Paper orders carried forward to next accompt 461,786 10 11
1,752,540 1
1674-5, Jan. 1 to 1675, Dec. 31 Ready money out of the Receipt 438,485 17 Emptions and provisions 87,781 18
Navy Office Salaries 9,643 4
Sale of old provisions 3,354 2 Rewards 33,079 18
Rent 980 1 3
Defalcations out of sundry bills 1,167 0 0 Pilotage 460 0 1
Press Gang and Conduct money 1,126 14 4
Overpayments 40 3 4 Wages of Commanders and seamen 86,530 8 5
Rent of Lordship Fields at Chatham 20 0 0
Wages of the yards 46,697 17
Freight 25,764 17
Sundry victuals 17,155 15
Widows and Orphans 144 16 6
Interest 179 5
Prince Rupert 1,104 0 0
Navy Treasurer's salary 3,800 0 0
Ordinary allowances 33 6 8
443,007 3 318,013 16
(In this accompt the item of £1,279,214 16 5¼ of remains standing in the charge is balanced by the following items in the discharge) Supers or imprests depending 850,023 4
Paper orders carried forward 452,510 1
Cash in the hands of the Navy Treasurer 101,154 17
Ordnance.
Charge. Discharge.
£ s. d. £ s. d.
1673, June 30 to 1674, June 30 Money received at the Exchequer 93,790 2 3 Wages 6,502 19 7
Munition and habiliments of war 110,690 17 10¼
Money received on sale of stores 15,261 5 10 Ordinary allowances 15 6 8
109,051 8 1 117,209 4
1674, June 30 to 1675, June 30 Ready money out of the Exchequer 83,314 0 0 Wages 9,070 8 11
Emptions, munitions and habiliments of war 122,914 18
Money with which the Accomptant voluntarily charges himself, being not charged in the Exchequer (mostly from sale of stores) 31,214 0 2 Fuel for the office 100 0 0
Ordinary allowances 15 6 8
114 528 0 2 132,100 13
1675, June 30 to 1676, June 30 Ready money out of the Exchequer 37,543 13 0 Wages 9,844 18 4
Emptions, munitions and habiliments of war 21,947 16 3
Provisions sold out of the stores 17,909 18 Ordinary allowances 15 6 8
55,453 11 31,808 1 3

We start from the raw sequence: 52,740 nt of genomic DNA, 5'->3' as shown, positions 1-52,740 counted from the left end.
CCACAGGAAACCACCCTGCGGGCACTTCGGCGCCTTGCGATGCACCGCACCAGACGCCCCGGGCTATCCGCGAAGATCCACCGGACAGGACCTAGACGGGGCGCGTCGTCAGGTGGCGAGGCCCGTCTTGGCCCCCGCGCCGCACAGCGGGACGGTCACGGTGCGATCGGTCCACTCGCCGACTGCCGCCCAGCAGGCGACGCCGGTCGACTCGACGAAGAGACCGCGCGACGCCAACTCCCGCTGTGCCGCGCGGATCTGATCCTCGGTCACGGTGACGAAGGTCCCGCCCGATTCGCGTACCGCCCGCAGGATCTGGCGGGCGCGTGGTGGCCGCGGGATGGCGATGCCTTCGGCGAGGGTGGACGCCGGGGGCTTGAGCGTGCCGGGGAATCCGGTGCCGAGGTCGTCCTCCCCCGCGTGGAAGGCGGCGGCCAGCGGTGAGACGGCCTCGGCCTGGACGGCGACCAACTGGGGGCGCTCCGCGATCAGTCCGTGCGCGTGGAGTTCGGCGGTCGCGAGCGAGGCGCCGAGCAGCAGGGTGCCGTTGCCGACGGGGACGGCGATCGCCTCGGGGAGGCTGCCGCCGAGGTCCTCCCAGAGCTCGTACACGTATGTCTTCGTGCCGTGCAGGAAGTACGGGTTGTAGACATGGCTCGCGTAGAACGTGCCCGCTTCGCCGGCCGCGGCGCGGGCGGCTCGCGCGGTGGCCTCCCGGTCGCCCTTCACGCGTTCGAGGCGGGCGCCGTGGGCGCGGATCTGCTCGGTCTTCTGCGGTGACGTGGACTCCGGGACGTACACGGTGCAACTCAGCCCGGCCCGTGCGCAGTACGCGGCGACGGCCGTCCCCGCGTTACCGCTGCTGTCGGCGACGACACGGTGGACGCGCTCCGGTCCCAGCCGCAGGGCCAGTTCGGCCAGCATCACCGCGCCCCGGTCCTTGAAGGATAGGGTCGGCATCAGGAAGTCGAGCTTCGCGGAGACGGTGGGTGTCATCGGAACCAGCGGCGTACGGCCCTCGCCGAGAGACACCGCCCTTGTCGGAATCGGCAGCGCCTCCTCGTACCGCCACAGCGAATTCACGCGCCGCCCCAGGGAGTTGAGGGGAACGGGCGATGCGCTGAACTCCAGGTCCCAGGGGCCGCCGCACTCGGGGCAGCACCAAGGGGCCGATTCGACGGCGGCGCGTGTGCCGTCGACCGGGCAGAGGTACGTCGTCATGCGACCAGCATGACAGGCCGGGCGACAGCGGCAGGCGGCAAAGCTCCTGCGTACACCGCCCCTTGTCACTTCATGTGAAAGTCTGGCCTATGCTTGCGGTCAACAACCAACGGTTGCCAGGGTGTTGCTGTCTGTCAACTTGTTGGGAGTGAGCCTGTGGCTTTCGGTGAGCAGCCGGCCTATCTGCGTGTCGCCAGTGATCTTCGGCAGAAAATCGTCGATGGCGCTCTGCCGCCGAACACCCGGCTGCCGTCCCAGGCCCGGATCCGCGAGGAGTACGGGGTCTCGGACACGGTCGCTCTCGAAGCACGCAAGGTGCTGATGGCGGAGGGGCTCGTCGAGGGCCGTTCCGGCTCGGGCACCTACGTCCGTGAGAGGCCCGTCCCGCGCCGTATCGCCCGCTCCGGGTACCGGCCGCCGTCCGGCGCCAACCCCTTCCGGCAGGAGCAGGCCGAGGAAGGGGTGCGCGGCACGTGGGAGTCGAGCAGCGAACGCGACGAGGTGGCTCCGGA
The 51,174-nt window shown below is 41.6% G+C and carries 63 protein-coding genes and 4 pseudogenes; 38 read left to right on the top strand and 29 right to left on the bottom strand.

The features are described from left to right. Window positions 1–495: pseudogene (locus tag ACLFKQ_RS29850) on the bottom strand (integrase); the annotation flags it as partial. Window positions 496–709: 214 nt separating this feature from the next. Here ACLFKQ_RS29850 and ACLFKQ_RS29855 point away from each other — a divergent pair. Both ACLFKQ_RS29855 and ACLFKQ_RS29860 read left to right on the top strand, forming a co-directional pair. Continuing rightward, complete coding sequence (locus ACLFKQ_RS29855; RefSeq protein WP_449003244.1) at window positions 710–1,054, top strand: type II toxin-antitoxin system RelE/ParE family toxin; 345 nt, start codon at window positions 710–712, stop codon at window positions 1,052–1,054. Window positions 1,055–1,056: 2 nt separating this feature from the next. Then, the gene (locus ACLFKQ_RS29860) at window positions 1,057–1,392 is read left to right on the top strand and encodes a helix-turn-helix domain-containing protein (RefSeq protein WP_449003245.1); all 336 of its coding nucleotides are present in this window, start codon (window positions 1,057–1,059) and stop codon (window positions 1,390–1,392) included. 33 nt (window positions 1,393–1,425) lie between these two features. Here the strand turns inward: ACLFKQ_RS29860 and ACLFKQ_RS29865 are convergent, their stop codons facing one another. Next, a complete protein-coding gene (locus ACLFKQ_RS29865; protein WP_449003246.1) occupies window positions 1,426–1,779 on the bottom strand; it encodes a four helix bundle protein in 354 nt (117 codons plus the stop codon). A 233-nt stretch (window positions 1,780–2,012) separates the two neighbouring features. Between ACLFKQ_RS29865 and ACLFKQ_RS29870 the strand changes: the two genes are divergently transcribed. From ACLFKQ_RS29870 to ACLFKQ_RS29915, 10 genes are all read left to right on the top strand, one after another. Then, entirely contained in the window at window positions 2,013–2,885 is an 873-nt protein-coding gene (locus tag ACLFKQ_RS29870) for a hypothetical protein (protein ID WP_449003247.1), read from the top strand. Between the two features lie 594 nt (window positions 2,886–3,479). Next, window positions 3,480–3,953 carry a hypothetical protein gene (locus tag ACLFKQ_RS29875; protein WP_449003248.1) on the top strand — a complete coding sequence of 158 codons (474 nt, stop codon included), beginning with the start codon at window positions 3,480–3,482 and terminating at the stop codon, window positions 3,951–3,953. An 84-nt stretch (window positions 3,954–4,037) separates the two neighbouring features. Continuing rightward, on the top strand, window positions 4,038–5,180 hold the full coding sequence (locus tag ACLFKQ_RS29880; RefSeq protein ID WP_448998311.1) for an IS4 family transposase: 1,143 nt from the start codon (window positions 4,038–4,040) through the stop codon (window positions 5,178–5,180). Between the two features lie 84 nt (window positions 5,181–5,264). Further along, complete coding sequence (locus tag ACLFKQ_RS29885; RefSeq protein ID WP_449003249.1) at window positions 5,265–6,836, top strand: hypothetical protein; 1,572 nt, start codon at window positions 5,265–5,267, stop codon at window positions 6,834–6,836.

Army ; Guards and Garrisons.
Charge. Discharge.
£ s. d. £ s. d.
1673, Sept. 20 to 1674-5, Jan. 1 Ready money out of the Exchequer 340,080 4 10½ Pay and entertainment of the Guards 216,973 12
Pay of new raised regiments 44,915 18 10
Pay of garrisons 60,423 19 4
Medicaments, fire, candle, &c. 22,721 15
Due to the chest at Chatham 1,391 17
Widows and orphans 1,744 16 0
Payments by special warrant 1,701 14 0
Sir Stephen Fox's salary as Paymaster of the Army 514 5 10
340,080 4 10½ 350,386 19
From 1674-5, Jan. 1 to 1675, Dec. 31 Ready money out of the Exchequer 210,000 0 0 Pay and entertainment of the Guards 144,193 4 3
Items payable on sundry orders registered in the Exchequer [and transferred as a loan to the Paymaster of the Army] 56,805 19 9 Pay of garrisons 45,122 14 2
Contingencies 4,903 10 3
Pensions to reformed officers 1,037 6 2
Payments by special warrant [being part discharge of the loan transaction on the debit side of this accompt] 46,530 10 3
266,805 19 9 259,527 1 11¼
Great Wardrobe.
Charge. Discharge.
£ s. d. £ s. d.
From 1673, Sept. 29 to 1674, Sept. 29 Ready money out of the Exchequer 16,475 11 0 Payments for work and goods 18,319 17
Work and goods during the Earl of Sandwich's time 2,014 17
Payments by patent and dormant warrant 3,378 1 7
Salaries 3,960 0 5
Annual payments and sundries 203 9 10
16,475 11 0 27,875 10 11¼
1674, Sept. 29 to 1675, Sept. 29 Ready money out of the Exchequer 25,668 7 11 Payments for work and goods 14,592 18
Liveries and vestments 3,409 18 2
Salaries 2,939 13 6
Annual sundries 26 19 0
25,668 7 11 20,969 9
1675, Sept. 29 to 1676, Sept. 29 Ready money out of the Exchequer 22,000 0 0 Payments for work and goods 9,398 10
Payments by patent and dormant warrant 3,288 5 9
Salaries 2,656 4 2
Annual sundries 203 9 10
22,000 0 0 15,546 10
Cofferer Of The Household.
Charge. Discharge.
£ s. d. £ s. d.
1673. Sept 30 to 1674, Sept. 30 Ready money out of the Exchequer 187,550 0 0 Expenses of the Household and stables 90,129 9 4
Goods sold 143 16 Salaries 3,582 14 4
Rent of Reading meadow 105 0 0 Payments by Royal warrant 17,630 1 10
Divers creditors 11,914 3 10¼
Duke of York's diet 10,400 0 0
Purchase of horses 160 0 0
Remains of stores, &c. and sundries 1,150 13
187,798 16 134,076 9 4
1674, Sept. 30 to 1675, Sept. 30 Ready money out of the Exchequer 118,387 2 6 Expenses of the Household and stables 85,946 18
Sale of stores 132 9 Salaries 3,582 1 6
Rent of Reading meadow 225 0 0 Daily alms 219 0 0
Payments by Royal warrant 1,284 8 4
Pensions 3,476 7 10
Divers creditors 5,442 11 6
Duke of York's diet 10,400 0 0
Purchase of horses 160 0 0
Sundries 51 0 0
118,734 11 10½ 110,562 7
1675, Sept. 30 to 1676, Sept. 30 Ready money out of the Exchequer 58,473 10 9 Expenses of the Household and stables 78,107 3
Rent of Reading meadow 105 0 0 Salaries 3,579 7 10
Daily alms 219 12 0
Payments by Royal warrant 4,753 6 8
Pensions 2,185 17
Divers creditors 2,740 15
Duke of York's diet 10,400 0 0
Purchase of horses 160 0 0
Sundries 51 0 0
58,578 10 9 102,197 2 4
Paymaster Of The Works.
Charge. Discharge.
£ s. d. £ s. d.